This trial may have the following limitations. First, ACFs are considered as a reliable surrogate biomarker of CRC , although their biological significance still remains controversial. However, setting study endpoint as ACF has large merit to reduce efforts because ACFs are quantitative and it is possible to observe changes in a short period of time. Thus, we devised a trial using ACF as the primary endpoint to evaluate the chemopreventive effects of aspirin and metformin combination therapy. Second, an intervention period of 8 weeks may be too short to allow the reliable detection of differences between the groups. However, we showed in a previous study that oral administration of metformin for 1 month suppressed the formation of colorectal ACF in humans. Other reports show that ACFs decrease in number in 8 weeks with the use of NSAIDs . Therefore, we think that an intervention period of 8 weeks would be sufficient to evaluate the changes in the number of ACF. We previously conducted a short-term chemoprevention trial of metformin for colorectal ACF, and we showed the suppressive effect of the drug on the formation of ACF. Thereafter, we conducted a long-term metformin chemoprevention trial for colorectal polyps. We propose to repeat the same steps for the chemoprevention trial to investigate the combined use of aspirin and metformin. Third, our study lacks dose-response data. However, low-dose aspirin (100 mg/d) is used worldwide with reported chemopreventive effects on CRC and adenoma. Furthermore, we previously reported the effect of low-dose metformin (250 mg/d) on colorectal adenoma and ACF. Finally, our study lacks a metformin alone arm and double placebo arm, while the use of aspirin alone has not been established to suppress to the formation of ACFs. However, aspirin is one of the most efficiacious chemopreventive agents for the treatment of colorectal adenoma and CRC, which is why we used aspirin alone as the control arm in the present study. A four-arm study using a double placebo is needed in the future to investigate the combination effect of metformin and aspirin.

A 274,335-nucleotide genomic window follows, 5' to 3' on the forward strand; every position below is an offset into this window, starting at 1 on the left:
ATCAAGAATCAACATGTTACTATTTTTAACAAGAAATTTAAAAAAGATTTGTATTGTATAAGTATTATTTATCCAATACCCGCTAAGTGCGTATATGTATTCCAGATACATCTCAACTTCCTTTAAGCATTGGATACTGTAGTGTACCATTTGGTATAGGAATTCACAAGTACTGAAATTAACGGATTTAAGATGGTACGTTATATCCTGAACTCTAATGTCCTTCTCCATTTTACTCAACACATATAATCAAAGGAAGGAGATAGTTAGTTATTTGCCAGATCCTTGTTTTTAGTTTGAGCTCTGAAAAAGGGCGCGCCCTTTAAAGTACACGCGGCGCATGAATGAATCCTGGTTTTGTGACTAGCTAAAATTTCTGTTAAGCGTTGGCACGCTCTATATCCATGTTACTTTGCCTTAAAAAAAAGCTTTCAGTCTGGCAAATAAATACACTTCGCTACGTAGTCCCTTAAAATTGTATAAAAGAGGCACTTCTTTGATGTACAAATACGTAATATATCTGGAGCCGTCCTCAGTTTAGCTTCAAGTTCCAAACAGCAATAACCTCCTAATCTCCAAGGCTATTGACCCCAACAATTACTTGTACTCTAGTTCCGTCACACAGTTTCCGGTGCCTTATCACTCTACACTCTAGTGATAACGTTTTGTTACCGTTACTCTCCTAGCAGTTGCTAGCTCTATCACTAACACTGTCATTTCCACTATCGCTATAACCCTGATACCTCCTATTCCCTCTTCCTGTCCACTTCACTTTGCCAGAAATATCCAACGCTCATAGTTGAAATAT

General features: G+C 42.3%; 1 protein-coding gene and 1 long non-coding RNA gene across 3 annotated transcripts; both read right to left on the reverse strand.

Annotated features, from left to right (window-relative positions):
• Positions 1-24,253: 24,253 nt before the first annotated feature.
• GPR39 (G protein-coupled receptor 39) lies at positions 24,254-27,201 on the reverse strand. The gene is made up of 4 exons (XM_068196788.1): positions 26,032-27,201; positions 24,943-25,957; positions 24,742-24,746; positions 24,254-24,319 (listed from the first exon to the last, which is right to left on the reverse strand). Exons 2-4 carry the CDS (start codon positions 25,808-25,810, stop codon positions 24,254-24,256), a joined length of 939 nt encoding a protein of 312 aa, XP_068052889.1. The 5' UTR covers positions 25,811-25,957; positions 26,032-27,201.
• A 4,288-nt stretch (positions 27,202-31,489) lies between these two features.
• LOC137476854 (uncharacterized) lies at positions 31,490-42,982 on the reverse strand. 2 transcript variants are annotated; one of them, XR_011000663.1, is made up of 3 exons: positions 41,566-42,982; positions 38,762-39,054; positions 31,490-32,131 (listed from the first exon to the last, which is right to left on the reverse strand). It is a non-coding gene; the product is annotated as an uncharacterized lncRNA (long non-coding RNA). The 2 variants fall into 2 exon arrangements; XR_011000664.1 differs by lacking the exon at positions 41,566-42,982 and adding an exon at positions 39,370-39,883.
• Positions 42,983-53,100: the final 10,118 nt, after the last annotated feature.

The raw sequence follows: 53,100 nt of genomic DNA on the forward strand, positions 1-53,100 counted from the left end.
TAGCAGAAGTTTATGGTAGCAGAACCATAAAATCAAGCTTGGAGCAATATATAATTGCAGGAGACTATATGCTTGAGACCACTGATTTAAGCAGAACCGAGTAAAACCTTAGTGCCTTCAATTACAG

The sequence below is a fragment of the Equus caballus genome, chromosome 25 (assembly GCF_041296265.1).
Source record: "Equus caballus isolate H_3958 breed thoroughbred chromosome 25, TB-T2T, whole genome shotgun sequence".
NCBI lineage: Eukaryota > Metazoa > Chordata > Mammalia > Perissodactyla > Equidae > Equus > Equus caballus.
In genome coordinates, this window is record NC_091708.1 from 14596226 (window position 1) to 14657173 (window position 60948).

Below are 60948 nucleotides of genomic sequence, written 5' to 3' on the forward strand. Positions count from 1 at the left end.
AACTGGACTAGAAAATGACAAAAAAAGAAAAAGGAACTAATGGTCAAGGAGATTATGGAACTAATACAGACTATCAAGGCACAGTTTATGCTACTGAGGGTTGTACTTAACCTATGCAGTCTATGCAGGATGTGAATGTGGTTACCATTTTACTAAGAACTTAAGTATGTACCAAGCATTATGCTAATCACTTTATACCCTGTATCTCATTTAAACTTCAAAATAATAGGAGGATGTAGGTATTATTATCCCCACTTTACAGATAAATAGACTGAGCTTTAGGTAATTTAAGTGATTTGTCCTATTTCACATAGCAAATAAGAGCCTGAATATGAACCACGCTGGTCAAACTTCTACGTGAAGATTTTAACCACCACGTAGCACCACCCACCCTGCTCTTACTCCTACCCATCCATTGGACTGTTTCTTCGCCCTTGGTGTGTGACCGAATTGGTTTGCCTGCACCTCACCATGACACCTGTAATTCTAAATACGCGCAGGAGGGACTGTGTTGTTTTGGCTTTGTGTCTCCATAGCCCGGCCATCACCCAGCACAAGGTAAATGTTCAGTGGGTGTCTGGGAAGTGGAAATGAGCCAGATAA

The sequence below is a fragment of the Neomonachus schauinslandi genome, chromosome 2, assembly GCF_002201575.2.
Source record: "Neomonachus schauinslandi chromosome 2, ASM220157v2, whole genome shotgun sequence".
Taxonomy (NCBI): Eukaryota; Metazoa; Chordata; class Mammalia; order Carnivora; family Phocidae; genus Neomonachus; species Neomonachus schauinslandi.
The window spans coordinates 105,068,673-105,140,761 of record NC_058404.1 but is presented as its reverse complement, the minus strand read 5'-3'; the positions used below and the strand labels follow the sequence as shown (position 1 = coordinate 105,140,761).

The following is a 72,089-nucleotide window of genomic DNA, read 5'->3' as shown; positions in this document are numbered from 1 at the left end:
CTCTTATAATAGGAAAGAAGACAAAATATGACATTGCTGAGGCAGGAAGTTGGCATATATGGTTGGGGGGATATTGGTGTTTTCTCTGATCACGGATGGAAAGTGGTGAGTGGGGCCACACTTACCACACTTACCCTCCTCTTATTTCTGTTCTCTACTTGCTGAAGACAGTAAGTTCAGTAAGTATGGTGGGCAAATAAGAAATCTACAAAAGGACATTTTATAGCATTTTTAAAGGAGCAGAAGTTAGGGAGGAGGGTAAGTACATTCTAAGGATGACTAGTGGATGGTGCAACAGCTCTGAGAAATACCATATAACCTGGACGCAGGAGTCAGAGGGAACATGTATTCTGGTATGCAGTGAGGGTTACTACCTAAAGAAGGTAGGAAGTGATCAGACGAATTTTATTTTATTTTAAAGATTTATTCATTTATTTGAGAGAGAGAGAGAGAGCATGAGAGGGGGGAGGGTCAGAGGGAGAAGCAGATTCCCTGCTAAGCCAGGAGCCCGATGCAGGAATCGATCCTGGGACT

If this combination therapy was found to be more effective for the prevention of CRC, the impact would be significant. Therefore, we consider it of interest to determine whether the combined use of aspirin and metformin shows a stronger chemopreventive effect on the formation of human colorectal ACFs than either aspirin or metformin alone.
Availability of data and materials
The datasets used and/or analyzed during the current study will be available from the corresponding author on reasonable request.
non-steroidal anti-inflammatory drugs
Aberrant crypt foci
AMP-activated protein kinase
University hospital Medical Information Network
Consolidated Standards of Reporting Trials
Bray F, Ferlay J, Soerjomataram I, Siegel RL, Torre LA, Jemal A. Global cancer statistics 2018: GLOBOCAN estimates of incidence and mortality worldwide for 36 cancers in 185 countries. CA Cancer J Clin. 2018;68(6):394–424.
Vogelstein B, Fearon ER, Hamilton SR, Kern SE, Preisinger AC, Leppert M, et al. Genetic alterations during colorectal-tumor development. N Engl J Med. 1988;319(9):525–32.